Hawley said the fee was reasonable for a card that is good for five years and includes high-tech identification verification and a security threat assessment. Drivers who have had background checks, either because they carry hazardous material or cross the border, will pay less, he said.
"It's pretty hard to say,I can't afford $30 a year for a professional credential,'" Hawley said.
Kevin Hayes, vice president for Long Beach Container Terminal Inc., at the Port of Los Angeles/Long Beach, said the program could make ports more efficient.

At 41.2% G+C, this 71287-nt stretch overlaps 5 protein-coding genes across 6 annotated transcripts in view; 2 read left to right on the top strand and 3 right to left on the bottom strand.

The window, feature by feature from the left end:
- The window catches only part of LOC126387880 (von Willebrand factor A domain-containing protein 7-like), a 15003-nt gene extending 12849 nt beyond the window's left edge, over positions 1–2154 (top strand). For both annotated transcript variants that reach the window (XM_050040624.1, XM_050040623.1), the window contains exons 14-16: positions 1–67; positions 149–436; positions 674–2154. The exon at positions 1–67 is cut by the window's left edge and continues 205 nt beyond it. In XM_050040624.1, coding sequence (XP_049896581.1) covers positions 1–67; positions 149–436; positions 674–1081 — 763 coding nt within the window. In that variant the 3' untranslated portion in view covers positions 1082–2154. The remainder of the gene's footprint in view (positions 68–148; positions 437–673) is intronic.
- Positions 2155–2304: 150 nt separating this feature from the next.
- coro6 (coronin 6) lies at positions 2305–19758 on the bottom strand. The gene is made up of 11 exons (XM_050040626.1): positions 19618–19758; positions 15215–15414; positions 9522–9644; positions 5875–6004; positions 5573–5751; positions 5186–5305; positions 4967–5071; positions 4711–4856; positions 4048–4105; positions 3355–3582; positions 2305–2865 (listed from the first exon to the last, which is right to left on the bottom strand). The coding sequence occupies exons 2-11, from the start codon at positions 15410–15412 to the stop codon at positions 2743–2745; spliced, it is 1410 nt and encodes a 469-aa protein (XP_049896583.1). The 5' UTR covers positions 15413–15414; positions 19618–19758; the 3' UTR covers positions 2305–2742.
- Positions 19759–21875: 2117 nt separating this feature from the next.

"As a uniform credential, it will speed things up because there will be a lot less thinking involved eventually," he said.
Ultimately, as many as 6 million transportation workers in rail yards, airports and seaports will have to buy the card to gain access to secure areas.
Last April, Homeland Security Secretary Michael Chertoff announced that seaport workers would be checked for links to terrorism and to ensure they are legal U.S. residents. Yet only port workers and longshoremen have been checked so far.